Started out rationalist. Christianity fundamentally changed the way I saw the world for the better. As a teenager, I would sneak out of the house to go to church behind my parents' backs. Years later, I started interning at a church. I was excited. I pushed the boundaries by taking ideas, like 'God is love', to their logical conclusions and that got me in trouble. Deconstruction was inevitable. I'm indebted to the liturgists podcast for giving me language for my experiences.
I'll go first. My life is unusual: I work from home and I'm in a long distance relationship with my wife (I'm in the process of emigrating). I'm six hours ahead of her.
Mornings are me time, I go for a walk, get some work done, eat lunch and then call my wife as she's waking up. Afterwards, I'll do another stint of work, eat dinner with my family and then call my wife again before I go to sleep.
Thought of the day: Online communities are like icebergs - a small proportion of the people are responsible for a large proportion of the content. There are always many 'lurkers' who don't post or like, but do read.
This means, when you post things online, your are likely to have a far bigger impact than you are aware of.
4 - I'd love to improve the system, but I don't want to lose my individuality.
1 - I'd love to experience the world, but I need to improve the system.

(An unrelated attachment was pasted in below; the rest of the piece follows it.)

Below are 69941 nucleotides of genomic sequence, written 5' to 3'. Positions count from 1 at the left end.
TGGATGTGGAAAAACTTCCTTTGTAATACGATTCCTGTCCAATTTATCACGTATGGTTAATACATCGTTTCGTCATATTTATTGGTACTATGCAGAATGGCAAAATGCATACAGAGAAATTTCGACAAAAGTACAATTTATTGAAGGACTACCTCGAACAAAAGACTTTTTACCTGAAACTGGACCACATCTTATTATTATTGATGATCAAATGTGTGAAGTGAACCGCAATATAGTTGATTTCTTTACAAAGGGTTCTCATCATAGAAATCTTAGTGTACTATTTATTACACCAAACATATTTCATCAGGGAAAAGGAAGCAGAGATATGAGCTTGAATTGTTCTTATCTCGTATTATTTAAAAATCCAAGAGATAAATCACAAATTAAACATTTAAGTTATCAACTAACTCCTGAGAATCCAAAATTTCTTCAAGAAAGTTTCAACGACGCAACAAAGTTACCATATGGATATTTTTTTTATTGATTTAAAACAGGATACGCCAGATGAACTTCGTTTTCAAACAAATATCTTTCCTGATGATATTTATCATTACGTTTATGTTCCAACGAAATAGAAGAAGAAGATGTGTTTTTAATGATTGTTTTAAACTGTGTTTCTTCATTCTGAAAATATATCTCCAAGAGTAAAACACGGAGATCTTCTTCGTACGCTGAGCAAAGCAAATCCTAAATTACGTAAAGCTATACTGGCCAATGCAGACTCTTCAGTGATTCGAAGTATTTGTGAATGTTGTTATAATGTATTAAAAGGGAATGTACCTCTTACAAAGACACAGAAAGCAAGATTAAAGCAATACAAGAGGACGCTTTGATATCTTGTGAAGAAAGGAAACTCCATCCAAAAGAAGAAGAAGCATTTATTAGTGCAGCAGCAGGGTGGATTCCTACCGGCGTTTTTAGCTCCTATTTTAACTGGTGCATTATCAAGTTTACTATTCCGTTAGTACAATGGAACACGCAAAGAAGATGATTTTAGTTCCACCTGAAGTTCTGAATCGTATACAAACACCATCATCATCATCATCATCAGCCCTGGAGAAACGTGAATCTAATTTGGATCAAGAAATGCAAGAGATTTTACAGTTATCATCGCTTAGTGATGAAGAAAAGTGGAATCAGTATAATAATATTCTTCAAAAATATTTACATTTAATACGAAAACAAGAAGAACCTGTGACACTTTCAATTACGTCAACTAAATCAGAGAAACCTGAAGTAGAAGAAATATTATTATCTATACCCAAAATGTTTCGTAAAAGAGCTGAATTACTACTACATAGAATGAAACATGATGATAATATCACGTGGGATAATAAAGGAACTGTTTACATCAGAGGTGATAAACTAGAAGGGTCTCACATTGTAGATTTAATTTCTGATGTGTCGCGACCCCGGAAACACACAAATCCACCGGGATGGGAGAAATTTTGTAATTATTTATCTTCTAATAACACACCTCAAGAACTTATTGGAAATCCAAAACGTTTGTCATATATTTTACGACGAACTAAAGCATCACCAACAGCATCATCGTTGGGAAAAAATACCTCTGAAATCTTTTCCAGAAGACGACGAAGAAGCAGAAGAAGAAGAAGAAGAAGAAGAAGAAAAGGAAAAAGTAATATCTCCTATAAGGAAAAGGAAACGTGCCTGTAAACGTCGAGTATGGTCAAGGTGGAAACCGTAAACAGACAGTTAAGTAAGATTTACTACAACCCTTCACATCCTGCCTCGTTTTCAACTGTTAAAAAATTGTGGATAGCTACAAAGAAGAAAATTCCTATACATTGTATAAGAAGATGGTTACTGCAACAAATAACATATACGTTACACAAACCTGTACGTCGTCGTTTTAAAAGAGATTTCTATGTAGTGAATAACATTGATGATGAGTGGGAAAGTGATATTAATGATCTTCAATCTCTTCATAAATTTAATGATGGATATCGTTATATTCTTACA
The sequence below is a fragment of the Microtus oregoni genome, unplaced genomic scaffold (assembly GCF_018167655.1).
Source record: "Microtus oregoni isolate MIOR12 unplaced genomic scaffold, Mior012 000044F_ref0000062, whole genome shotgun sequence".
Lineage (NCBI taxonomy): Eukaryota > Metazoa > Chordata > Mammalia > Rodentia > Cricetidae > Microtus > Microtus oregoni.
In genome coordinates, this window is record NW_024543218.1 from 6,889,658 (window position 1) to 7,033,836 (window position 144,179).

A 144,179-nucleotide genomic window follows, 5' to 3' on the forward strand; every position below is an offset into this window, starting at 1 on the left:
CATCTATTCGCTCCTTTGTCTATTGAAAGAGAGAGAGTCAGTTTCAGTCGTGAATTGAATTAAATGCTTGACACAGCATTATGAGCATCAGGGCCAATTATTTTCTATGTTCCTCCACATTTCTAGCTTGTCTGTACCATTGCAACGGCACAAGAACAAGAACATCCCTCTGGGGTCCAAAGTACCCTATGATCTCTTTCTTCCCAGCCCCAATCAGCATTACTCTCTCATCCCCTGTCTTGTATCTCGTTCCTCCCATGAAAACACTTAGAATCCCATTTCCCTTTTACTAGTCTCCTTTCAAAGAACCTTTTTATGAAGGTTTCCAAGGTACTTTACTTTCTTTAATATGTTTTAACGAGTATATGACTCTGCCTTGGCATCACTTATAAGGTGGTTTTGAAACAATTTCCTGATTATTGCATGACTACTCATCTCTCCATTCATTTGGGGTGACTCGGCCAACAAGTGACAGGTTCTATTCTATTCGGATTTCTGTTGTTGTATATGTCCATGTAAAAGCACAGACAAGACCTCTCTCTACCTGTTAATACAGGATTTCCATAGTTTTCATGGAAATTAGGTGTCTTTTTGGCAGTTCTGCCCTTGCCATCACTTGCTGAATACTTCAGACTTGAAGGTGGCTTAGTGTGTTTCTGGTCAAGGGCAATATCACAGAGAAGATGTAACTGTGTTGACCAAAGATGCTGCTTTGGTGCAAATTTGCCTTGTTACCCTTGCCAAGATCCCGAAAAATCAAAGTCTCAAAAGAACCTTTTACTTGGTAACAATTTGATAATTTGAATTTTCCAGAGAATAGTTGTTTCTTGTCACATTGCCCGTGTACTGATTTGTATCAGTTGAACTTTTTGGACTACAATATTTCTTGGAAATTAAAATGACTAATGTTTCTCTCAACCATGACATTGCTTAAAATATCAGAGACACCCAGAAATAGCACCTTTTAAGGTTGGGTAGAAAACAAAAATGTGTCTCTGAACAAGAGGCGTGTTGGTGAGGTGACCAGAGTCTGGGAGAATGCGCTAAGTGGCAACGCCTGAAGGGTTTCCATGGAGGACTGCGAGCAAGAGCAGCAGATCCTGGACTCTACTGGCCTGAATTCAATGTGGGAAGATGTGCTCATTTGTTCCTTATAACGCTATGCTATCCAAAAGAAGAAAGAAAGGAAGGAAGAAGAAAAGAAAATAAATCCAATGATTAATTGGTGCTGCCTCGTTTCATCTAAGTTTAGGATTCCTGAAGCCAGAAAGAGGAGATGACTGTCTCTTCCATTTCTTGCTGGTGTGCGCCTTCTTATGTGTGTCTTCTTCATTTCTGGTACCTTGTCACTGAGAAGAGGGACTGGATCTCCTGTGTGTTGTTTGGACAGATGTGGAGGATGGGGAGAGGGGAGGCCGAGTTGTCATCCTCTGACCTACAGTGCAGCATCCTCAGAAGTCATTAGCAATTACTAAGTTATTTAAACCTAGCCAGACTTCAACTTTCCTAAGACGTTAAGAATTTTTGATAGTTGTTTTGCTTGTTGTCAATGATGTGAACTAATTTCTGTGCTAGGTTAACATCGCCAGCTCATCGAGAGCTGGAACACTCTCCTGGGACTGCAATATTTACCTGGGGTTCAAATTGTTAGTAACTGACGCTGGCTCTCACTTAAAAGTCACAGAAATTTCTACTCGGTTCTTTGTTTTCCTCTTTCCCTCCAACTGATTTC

7 - I'd love to work through my thoughts, but there's so much of the world I've yet to experience.
I haven't done 3, 6 or 9 because I'm less familiar with them.
Do you any see of these excuses in yourself. I've been struck today by how each of these excuses is exactly that, an excuse.
Have you ever looked into the arrows on the enneagram?
I've come to see them as excuses:
5 - I'd love to assert myself, but I don't understand enough yet.
8 - I'd love to help others, but I don't have the power to do so.
2 - I'd love to express myself, but I'm too busy helping others.
So I was watching the Netflix doc on flat earthers (great doc btw). And it occurred to me that I used to think that the fact that the Christian religion started so fast was evidence of the resurrection. Like as if thousands of people wouldn’t have bought in at that time if it wasn’t real. But that’s not proof of shit. By that logic any religious supernatural claim has merit. Why not Islam? Why not Mormonism? Why not Scientology? Why not flat earth theory?
Why did I never see that before?
If you think that the offering baskets are only there to collect offerings, the question is ridiculous, but what other purpose do they fulfil?
I think one think I dislike about it is that people have a tendency to find their own 'highest achieved' v-meme and use the model to feel superior.
INFJ, enneagram 5w4, married
This is an instance for folks who follow The Liturgists Podcast, The Alien Podcast, and other things The Liturgists create.